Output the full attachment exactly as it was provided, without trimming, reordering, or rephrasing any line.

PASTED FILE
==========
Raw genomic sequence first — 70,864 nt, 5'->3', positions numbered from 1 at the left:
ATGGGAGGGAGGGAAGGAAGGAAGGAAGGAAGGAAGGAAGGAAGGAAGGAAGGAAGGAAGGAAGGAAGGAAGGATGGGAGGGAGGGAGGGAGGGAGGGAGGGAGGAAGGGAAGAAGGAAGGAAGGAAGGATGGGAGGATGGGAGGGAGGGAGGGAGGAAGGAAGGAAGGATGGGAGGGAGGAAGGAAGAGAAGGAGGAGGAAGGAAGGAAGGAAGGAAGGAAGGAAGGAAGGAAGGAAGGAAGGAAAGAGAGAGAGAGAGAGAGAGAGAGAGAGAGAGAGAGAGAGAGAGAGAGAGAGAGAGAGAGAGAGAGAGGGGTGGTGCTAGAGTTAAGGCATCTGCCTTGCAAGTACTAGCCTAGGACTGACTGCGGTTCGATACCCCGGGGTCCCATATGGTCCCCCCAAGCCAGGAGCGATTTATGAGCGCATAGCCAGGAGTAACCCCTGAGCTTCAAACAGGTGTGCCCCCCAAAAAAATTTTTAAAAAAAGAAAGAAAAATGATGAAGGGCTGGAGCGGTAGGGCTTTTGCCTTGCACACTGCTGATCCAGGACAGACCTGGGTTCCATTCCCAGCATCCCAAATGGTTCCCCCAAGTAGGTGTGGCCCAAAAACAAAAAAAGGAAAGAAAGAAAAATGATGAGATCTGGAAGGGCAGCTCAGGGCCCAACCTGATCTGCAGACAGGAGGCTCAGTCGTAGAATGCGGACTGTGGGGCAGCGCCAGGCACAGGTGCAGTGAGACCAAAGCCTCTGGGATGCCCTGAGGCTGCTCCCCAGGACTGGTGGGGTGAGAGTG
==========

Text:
Raw genomic sequence first — 70,864 nt, 5'->3', positions numbered from 1 at the left:
ATGGGAGGGAGGGAAGGAAGGAAGGAAGGAAGGAAGGAAGGAAGGAAGGAAGGAAGGAAGGAAGGAAGGAAGGATGGGAGGGAGGGAGGGAGGGAGGGAGGGAGGAAGGGAAGAAGGAAGGAAGGAAGGATGGGAGGATGGGAGGGAGGGAGGGAGGAAGGAAGGAAGGATGGGAGGGAGGAAGGAAGAGAAGGAGGAGGAAGGAAGGAAGGAAGGAAGGAAGGAAGGAAGGAAGGAAGGAAGGAAAGAGAGAGAGAGAGAGAGAGAGAGAGAGAGAGAGAGAGAGAGAGAGAGAGAGAGAGAGAGAGAGAGAGGGGTGGTGCTAGAGTTAAGGCATCTGCCTTGCAAGTACTAGCCTAGGACTGACTGCGGTTCGATACCCCGGGGTCCCATATGGTCCCCCCAAGCCAGGAGCGATTTATGAGCGCATAGCCAGGAGTAACCCCTGAGCTTCAAACAGGTGTGCCCCCCAAAAAAATTTTTAAAAAAAGAAAGAAAAATGATGAAGGGCTGGAGCGGTAGGGCTTTTGCCTTGCACACTGCTGATCCAGGACAGACCTGGGTTCCATTCCCAGCATCCCAAATGGTTCCCCCAAGTAGGTGTGGCCCAAAAACAAAAAAAGGAAAGAAAGAAAAATGATGAGATCTGGAAGGGCAGCTCAGGGCCCAACCTGATCTGCAGACAGGAGGCTCAGTCGTAGAATGCGGACTGTGGGGCAGCGCCAGGCACAGGTGCAGTGAGACCAAAGCCTCTGGGATGCCCTGAGGCTGCTCCCCAGGACTGGTGGGGTGAGAGTG